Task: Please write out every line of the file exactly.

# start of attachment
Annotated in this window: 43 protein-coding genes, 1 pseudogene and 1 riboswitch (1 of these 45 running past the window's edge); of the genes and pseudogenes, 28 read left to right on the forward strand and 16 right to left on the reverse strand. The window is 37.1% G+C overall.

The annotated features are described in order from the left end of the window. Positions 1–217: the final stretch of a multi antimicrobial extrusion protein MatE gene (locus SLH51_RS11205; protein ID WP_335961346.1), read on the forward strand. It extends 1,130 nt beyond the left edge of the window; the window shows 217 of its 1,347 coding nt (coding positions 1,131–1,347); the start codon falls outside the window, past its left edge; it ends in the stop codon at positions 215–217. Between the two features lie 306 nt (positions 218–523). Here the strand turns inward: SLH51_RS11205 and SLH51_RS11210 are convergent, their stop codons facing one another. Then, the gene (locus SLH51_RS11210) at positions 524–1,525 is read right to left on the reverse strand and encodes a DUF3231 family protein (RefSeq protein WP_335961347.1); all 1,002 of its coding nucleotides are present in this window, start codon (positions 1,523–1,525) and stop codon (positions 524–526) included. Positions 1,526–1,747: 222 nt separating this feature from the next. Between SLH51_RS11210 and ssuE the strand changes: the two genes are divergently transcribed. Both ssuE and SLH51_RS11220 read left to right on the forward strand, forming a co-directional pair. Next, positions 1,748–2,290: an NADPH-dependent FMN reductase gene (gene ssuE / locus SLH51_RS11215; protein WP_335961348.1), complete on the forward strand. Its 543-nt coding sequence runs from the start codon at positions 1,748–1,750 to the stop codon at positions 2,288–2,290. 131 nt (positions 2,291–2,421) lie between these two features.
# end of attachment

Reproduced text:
Annotated in this window: 43 protein-coding genes, 1 pseudogene and 1 riboswitch (1 of these 45 running past the window's edge); of the genes and pseudogenes, 28 read left to right on the forward strand and 16 right to left on the reverse strand. The window is 37.1% G+C overall.

The annotated features are described in order from the left end of the window. Positions 1–217: the final stretch of a multi antimicrobial extrusion protein MatE gene (locus SLH51_RS11205; protein ID WP_335961346.1), read on the forward strand. It extends 1,130 nt beyond the left edge of the window; the window shows 217 of its 1,347 coding nt (coding positions 1,131–1,347); the start codon falls outside the window, past its left edge; it ends in the stop codon at positions 215–217. Between the two features lie 306 nt (positions 218–523). Here the strand turns inward: SLH51_RS11205 and SLH51_RS11210 are convergent, their stop codons facing one another. Then, the gene (locus SLH51_RS11210) at positions 524–1,525 is read right to left on the reverse strand and encodes a DUF3231 family protein (RefSeq protein WP_335961347.1); all 1,002 of its coding nucleotides are present in this window, start codon (positions 1,523–1,525) and stop codon (positions 524–526) included. Positions 1,526–1,747: 222 nt separating this feature from the next. Between SLH51_RS11210 and ssuE the strand changes: the two genes are divergently transcribed. Both ssuE and SLH51_RS11220 read left to right on the forward strand, forming a co-directional pair. Next, positions 1,748–2,290: an NADPH-dependent FMN reductase gene (gene ssuE / locus SLH51_RS11215; protein WP_335961348.1), complete on the forward strand. Its 543-nt coding sequence runs from the start codon at positions 1,748–1,750 to the stop codon at positions 2,288–2,290. 131 nt (positions 2,291–2,421) lie between these two features.